The United States is well into a building boom of modern streetcars. The American Public Transportation Association (APTA) reports that 22 new streetcar projects have opened since 2013 with dozens more in various stages of planning.
These projects are part of a wider movement over the past several decades to revitalize downtowns. Kansas City’s 2014 streetcar project was pitched as a way to reconnect the neighborhoods of the city and getting people back to downtown without cars. Russ Johnson, a leading streetcar booster on the city council at the time, argued that the KC Streetcar could bring back the kind of connectivity that his mother enjoyed when she graduated high school in 1951 and could “live, work and play without a car.”
The myth that the destruction of streetcar systems in the U.S. was a conspiracy by auto manufacturers to undercut useful public transit by replacing streetcars with buses and thus sell more cars, as depicted in the 1996 documentary Taken for a Ride, is one that persists to this day despite debunking. While it is true that Kansas City, like many American cities at the time, had an extensive public transit system, it was not the fact that it was a streetcar- based system that made it so useful.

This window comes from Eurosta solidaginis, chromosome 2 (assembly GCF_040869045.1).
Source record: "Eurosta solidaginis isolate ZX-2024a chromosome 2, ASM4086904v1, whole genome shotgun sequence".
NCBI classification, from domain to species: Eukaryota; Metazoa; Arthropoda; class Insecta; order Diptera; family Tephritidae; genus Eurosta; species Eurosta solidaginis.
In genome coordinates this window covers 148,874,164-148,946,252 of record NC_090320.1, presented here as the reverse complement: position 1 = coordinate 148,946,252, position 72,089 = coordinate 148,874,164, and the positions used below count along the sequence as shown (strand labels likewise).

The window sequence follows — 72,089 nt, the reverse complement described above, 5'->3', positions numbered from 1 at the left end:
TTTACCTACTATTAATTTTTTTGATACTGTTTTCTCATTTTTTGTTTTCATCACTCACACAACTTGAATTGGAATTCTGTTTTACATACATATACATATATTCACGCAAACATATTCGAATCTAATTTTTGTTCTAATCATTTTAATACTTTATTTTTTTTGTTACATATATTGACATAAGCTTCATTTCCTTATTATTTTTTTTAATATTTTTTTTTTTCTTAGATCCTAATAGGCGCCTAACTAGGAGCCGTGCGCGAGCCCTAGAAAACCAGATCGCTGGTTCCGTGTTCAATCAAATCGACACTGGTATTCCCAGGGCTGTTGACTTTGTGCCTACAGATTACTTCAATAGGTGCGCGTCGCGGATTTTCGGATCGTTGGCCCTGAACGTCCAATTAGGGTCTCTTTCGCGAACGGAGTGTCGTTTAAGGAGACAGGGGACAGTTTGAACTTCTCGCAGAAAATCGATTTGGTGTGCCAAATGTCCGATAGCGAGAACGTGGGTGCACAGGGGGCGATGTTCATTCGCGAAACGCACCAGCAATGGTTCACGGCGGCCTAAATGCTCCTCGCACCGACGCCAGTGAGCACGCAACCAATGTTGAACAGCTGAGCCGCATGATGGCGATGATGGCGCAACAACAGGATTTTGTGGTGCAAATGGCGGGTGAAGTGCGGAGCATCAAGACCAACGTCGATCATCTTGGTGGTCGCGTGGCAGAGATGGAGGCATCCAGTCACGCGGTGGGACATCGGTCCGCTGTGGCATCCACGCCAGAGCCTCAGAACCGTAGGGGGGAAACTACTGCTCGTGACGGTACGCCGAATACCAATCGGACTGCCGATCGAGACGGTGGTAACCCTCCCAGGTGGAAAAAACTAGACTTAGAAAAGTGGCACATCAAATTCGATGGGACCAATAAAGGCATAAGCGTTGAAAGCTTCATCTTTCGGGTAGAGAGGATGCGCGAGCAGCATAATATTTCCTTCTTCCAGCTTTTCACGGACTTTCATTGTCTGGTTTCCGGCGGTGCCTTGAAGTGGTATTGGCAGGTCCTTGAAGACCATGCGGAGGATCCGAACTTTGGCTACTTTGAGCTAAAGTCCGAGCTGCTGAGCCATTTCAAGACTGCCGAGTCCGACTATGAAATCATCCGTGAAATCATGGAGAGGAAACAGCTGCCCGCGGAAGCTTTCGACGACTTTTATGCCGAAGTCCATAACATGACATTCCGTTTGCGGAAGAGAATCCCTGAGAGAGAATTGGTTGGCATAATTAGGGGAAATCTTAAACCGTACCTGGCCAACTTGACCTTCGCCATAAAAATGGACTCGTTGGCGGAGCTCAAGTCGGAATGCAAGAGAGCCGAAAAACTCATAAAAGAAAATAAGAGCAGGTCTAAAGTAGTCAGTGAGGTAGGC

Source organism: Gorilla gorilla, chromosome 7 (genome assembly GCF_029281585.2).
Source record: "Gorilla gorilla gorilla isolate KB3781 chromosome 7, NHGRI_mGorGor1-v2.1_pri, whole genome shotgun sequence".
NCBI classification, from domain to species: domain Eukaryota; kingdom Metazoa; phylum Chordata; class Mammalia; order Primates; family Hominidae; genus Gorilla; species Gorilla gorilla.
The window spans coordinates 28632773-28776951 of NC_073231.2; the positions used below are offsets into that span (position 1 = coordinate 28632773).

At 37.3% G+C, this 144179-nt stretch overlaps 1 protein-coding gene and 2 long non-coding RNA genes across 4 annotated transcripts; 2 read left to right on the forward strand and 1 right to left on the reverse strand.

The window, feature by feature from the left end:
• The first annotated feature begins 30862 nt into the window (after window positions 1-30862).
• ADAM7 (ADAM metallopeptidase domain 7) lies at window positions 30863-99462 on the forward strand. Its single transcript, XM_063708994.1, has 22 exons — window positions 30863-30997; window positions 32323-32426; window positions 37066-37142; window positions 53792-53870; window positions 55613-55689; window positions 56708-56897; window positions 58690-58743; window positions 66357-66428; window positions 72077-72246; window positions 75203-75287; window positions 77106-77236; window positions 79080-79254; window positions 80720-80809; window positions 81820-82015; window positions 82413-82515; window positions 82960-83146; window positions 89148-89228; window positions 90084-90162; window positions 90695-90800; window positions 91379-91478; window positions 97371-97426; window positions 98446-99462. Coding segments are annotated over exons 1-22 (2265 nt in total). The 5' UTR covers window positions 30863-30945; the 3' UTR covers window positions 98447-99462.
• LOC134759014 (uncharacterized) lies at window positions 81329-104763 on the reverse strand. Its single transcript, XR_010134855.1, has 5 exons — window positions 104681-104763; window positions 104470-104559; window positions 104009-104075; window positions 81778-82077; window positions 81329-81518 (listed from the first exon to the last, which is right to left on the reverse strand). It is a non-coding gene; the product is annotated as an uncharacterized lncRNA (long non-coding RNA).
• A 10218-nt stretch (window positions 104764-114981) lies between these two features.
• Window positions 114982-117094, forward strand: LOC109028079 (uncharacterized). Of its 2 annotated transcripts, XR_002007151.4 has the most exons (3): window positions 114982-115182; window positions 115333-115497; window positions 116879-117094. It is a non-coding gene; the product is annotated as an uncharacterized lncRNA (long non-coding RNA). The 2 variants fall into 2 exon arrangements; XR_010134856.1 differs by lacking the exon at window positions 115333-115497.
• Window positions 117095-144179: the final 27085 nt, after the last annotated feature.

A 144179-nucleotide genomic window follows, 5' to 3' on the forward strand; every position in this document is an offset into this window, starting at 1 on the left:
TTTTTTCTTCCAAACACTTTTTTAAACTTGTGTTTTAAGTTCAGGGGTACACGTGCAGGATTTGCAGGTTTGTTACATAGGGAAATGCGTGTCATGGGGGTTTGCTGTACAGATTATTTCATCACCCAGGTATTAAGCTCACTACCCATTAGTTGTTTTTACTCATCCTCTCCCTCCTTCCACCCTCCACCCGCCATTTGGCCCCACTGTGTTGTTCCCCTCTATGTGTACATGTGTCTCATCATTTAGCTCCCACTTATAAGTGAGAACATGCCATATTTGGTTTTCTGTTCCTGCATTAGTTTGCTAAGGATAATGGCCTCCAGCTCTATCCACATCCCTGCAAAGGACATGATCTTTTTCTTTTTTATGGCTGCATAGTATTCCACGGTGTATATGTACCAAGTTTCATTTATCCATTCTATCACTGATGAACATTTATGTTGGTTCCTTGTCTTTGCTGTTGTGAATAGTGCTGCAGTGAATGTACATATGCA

The key to successful transportation infrastructure is whether it can get you where you need to go conveniently, not whether it runs on rails or rubber. It sounds like a simple point, but focusing on the mode rather than the quality of service leads to disappointing projects that don’t live up to the hype. The Kansas City streetcar is effective at moving people along its two miles of track, but unless it matches the range and frequency of its 1920s predecessor, it will never be a strong alternative to cars.
Perhaps more importantly, public transportation doesn’t need to be made of streetcars to deliver what streetcars once did.
Click here to read the full article: https://mobilitylab.org/2019/04/17/we-miss-streetcars-frequent-and-reliable-service-not-streetcars-themselves/